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  7. I often similar thoughts about my daughter's early days. If we had known then what we know now, what would we do differently. I think though the sad fact is that at that point parents aren't equipped to deal with the system and authorities know it. One day there will be change. There has to be. Thank you so much for sharing such an important post with us at #PostsFromTheHeart.

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  8. oh no - it really should be available to all. im really hoping it will be available for my little one.
    Thanks for linking to #ablogginggoodtime

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  9. Wow I had no idea they could do that! We haven't made use of any of the childcare system yet but it seems like they make it pretty hard to get what you're entitled to any way! It's so hard to fight the system when you're struggling. Lovely post xx #postfromtheheart

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  10. Oh gosh! I didn't know this was happening!
    We were so lucky that EJ had full 1:1 support for her full 15 hours at nursery a couple of years ago.
    This is just awful!
    Thank you so much for linking up to my accessibility stories, access to education is vital! #AccessLinky

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  11. Thanks for highlighting an issue for so many families with special needs children.#postsfromtheheart

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  12. We struggled, but eventually we now do get 15 hours of one to one for E. it took nearly a year and he almost had to leave nursery though. It is absolutely shocking that this level of discrimination exists in our society, and yet it passes with barely anyone noticing! #postsfromtheheart #spectrumsunday

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  13. we grew so frustrated with the education authority with our youngest child, we withdrew him and sent him to private school, we suspected he was dyslexic at around the age of 5 and by the time he was 6-7 he was diagnosed with Attachment disorder, the psychiatrists recommendation was boarding school where he could have consistency and all the support he needed with his learning and other issues linked to his behaviour, he thrived in boarding school and we took him out ages 11 for 2 years when we moved to South Africa, he declined fairly quickly so he went back to the UK and finishes his schooling this year, aged 18. He is a different child/adult now. Having worked in education and support in the UK, I knew that if we could afford private school it would be the best thing for him and us as a family.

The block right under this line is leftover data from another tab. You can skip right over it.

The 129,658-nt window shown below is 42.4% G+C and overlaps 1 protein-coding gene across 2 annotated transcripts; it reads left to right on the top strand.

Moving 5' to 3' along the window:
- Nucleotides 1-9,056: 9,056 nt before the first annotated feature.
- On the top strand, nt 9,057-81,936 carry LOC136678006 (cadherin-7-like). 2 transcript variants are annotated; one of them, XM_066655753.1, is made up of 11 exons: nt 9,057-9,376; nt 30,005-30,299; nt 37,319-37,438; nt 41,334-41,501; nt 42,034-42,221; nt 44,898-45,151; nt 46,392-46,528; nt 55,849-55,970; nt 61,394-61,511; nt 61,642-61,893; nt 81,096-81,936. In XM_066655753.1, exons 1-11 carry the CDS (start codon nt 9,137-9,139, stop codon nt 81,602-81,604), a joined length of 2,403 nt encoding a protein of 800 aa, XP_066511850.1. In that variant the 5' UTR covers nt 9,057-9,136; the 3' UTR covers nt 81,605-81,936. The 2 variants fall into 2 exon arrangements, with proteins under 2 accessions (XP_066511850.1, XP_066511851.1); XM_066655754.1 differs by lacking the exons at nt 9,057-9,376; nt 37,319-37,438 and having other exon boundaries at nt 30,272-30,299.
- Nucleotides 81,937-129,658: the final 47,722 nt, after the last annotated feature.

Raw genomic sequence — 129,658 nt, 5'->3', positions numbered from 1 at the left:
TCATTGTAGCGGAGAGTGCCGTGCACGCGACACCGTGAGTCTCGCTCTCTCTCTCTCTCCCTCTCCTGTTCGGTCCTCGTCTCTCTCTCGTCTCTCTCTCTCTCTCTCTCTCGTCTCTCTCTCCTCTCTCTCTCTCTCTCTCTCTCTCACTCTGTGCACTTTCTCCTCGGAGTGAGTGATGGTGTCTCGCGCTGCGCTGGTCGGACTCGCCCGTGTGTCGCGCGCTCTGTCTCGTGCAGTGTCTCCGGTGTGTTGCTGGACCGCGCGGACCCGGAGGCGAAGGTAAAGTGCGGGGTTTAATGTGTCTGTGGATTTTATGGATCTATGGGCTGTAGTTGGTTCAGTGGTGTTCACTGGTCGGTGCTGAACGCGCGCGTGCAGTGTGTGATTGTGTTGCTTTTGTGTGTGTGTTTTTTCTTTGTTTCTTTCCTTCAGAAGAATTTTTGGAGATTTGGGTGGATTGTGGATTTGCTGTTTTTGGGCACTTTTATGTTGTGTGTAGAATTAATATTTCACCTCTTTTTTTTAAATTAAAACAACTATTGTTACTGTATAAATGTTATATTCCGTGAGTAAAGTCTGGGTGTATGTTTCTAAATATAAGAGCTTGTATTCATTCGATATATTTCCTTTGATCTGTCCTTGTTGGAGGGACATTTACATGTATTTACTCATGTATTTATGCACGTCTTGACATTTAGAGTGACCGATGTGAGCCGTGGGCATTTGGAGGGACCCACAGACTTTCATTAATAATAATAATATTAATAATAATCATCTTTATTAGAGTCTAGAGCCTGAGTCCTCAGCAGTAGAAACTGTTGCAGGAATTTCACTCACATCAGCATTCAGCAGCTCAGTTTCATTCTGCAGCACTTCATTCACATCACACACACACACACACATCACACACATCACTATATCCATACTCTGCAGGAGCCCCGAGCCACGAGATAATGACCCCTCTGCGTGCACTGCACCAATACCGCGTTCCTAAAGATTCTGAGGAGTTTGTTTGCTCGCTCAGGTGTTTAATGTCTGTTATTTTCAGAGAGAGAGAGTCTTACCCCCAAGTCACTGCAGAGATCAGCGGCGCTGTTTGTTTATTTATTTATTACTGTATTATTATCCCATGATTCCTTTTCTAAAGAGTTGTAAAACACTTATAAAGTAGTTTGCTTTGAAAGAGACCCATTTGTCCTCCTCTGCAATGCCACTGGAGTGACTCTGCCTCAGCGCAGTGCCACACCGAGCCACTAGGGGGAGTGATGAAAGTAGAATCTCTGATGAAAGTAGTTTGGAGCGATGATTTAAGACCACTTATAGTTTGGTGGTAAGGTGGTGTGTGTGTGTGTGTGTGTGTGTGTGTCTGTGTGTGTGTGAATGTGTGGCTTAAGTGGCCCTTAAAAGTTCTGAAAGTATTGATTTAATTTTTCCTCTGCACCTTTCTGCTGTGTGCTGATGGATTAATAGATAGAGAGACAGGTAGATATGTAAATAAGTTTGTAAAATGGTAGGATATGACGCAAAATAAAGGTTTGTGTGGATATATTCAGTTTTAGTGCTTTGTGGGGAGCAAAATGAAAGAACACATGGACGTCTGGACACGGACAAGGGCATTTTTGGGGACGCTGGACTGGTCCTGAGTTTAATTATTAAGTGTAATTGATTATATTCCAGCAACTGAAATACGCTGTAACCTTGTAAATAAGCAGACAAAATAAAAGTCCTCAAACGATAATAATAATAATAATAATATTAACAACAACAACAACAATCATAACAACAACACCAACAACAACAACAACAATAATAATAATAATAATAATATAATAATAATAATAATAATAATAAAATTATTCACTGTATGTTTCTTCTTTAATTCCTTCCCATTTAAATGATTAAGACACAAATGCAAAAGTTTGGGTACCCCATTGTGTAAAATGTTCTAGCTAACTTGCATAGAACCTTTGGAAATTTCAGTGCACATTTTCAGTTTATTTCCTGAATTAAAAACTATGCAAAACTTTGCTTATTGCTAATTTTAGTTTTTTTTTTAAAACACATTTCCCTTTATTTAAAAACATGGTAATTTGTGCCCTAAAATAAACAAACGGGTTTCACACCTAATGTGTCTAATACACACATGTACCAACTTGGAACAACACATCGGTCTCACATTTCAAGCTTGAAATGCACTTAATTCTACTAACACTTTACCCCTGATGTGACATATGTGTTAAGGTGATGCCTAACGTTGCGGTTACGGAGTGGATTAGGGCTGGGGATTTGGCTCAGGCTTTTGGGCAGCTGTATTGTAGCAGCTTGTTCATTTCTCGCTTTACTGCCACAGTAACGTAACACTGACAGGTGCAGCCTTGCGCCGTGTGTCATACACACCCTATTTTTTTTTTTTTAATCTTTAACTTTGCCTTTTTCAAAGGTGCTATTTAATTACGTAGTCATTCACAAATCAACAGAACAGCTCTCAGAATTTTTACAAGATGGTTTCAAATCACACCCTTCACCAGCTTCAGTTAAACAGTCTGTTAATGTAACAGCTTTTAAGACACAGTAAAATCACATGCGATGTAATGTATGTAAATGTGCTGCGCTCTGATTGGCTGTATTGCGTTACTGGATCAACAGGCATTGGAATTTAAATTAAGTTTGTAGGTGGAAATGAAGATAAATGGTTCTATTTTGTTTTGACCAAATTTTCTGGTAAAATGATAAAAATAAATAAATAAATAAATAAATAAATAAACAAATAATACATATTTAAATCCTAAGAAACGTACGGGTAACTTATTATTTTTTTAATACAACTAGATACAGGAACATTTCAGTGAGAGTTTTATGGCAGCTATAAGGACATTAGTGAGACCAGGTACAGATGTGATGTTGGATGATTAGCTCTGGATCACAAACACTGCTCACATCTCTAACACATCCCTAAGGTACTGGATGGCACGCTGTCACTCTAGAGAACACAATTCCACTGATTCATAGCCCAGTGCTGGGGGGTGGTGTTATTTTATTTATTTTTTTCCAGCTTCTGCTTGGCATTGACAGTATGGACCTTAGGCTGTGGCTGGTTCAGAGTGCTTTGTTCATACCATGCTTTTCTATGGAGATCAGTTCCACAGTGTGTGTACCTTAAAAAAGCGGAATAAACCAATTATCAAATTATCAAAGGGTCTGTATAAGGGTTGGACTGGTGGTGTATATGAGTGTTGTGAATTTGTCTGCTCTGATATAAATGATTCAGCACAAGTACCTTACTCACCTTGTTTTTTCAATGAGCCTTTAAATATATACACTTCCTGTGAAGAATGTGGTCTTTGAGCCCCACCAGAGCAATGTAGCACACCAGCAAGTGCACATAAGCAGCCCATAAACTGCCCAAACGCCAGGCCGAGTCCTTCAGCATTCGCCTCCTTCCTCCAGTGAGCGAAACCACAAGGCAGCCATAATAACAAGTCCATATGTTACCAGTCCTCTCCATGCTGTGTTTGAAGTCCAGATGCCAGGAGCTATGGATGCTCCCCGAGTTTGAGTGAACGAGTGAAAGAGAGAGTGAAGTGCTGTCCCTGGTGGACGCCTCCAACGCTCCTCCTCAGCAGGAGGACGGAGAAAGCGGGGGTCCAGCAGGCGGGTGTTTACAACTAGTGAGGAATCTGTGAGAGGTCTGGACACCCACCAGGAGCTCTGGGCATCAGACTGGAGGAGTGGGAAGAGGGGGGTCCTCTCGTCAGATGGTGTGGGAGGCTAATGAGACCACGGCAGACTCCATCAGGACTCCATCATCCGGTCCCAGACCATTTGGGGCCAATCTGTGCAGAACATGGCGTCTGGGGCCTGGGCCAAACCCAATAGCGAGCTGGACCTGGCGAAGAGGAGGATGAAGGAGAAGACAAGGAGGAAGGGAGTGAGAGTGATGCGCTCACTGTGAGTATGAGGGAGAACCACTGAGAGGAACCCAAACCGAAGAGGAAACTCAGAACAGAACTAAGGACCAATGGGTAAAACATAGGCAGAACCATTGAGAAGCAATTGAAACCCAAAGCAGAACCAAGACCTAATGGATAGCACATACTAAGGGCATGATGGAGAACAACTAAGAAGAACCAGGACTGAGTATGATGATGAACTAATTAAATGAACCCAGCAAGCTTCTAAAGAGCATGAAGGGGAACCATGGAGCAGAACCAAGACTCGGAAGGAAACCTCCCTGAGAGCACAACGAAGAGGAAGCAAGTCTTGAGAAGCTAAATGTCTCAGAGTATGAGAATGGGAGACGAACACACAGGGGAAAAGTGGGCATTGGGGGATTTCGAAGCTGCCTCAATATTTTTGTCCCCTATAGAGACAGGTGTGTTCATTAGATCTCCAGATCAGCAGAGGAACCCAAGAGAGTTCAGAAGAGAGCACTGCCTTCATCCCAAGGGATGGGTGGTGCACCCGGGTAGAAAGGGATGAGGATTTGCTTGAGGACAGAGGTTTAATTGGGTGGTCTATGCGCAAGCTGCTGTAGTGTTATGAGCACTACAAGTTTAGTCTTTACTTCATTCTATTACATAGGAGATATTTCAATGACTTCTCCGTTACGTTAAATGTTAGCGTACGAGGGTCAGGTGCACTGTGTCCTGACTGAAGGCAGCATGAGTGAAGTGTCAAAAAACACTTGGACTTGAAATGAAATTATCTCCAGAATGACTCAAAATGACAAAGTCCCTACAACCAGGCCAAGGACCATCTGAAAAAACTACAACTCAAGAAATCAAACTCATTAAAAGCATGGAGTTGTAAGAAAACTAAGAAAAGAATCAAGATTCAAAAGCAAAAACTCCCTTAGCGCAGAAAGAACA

I wanted to also thank you for your comment on my blog post, we had many friends with disabled children around the same age as our daughter and they were very critical of our choice to find a care home, they now say in hindsight that they should've done the same thing at an earlier age, because they are facing terrible troubles trying to house a now adult child. Either way isn't easy, but just sometimes you know what is best and when the time is right. We've been critised for both our decisions for the 2 of our children with additional needs and the only guilt we feel with the youngest is that we couldn't afford to give the middle 3 children the same opportunities with their education, but it did mean as a family we could focus our time on all them much easier. Sorry for waffling, am off now. :-)

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  14. I feel like society really lets down people who are not neuro-typical and it makes me angry. #PostsFromTheHeart

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  15. Oh My Days, I had no idea about this! Joseph was diagnosed after we stopped using the free hours but I know that was difficult anyway to use at the time, it was so inflexible. Why is everything made so much harder for us parents of children with autism? #SpectrumSunday

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  16. The right support makes such a difference, for everyone. The child, the family, other children in the setting and the teachers. It is heartbreaking to read when a child is not able to access an educational setting because of a lack of support. #spectrumSunday

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  17. If my son didn't get his support at school, he wouldn't be in mainstream. End of. Sorry to hear of your struggles. X